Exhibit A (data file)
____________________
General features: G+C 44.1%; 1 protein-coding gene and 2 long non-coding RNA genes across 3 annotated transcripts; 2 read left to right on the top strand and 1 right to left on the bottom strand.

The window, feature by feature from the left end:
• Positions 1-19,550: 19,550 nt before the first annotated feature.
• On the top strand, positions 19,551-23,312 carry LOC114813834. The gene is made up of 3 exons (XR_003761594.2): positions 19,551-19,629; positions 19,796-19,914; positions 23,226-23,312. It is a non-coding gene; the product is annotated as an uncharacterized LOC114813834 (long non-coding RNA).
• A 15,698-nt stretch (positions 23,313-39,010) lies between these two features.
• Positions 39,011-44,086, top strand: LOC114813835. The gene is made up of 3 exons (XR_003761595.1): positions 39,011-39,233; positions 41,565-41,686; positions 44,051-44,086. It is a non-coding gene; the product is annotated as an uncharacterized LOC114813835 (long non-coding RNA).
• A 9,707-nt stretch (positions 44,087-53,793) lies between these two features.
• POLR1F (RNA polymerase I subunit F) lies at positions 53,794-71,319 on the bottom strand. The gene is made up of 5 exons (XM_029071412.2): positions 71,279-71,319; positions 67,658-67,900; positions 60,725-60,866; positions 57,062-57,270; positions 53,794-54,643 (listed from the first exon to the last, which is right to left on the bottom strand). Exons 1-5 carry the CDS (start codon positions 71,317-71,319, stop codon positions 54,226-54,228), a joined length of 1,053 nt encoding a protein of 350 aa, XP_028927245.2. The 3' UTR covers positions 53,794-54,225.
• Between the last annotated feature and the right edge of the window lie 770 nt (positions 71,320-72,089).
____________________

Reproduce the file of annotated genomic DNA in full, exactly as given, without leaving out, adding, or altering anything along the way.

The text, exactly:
General features: G+C 44.1%; 1 protein-coding gene and 2 long non-coding RNA genes across 3 annotated transcripts; 2 read left to right on the top strand and 1 right to left on the bottom strand.

The window, feature by feature from the left end:
• Positions 1-19,550: 19,550 nt before the first annotated feature.
• On the top strand, positions 19,551-23,312 carry LOC114813834. The gene is made up of 3 exons (XR_003761594.2): positions 19,551-19,629; positions 19,796-19,914; positions 23,226-23,312. It is a non-coding gene; the product is annotated as an uncharacterized LOC114813834 (long non-coding RNA).
• A 15,698-nt stretch (positions 23,313-39,010) lies between these two features.
• Positions 39,011-44,086, top strand: LOC114813835. The gene is made up of 3 exons (XR_003761595.1): positions 39,011-39,233; positions 41,565-41,686; positions 44,051-44,086. It is a non-coding gene; the product is annotated as an uncharacterized LOC114813835 (long non-coding RNA).
• A 9,707-nt stretch (positions 44,087-53,793) lies between these two features.
• POLR1F (RNA polymerase I subunit F) lies at positions 53,794-71,319 on the bottom strand. The gene is made up of 5 exons (XM_029071412.2): positions 71,279-71,319; positions 67,658-67,900; positions 60,725-60,866; positions 57,062-57,270; positions 53,794-54,643 (listed from the first exon to the last, which is right to left on the bottom strand). Exons 1-5 carry the CDS (start codon positions 71,317-71,319, stop codon positions 54,226-54,228), a joined length of 1,053 nt encoding a protein of 350 aa, XP_028927245.2. The 3' UTR covers positions 53,794-54,225.
• Between the last annotated feature and the right edge of the window lie 770 nt (positions 71,320-72,089).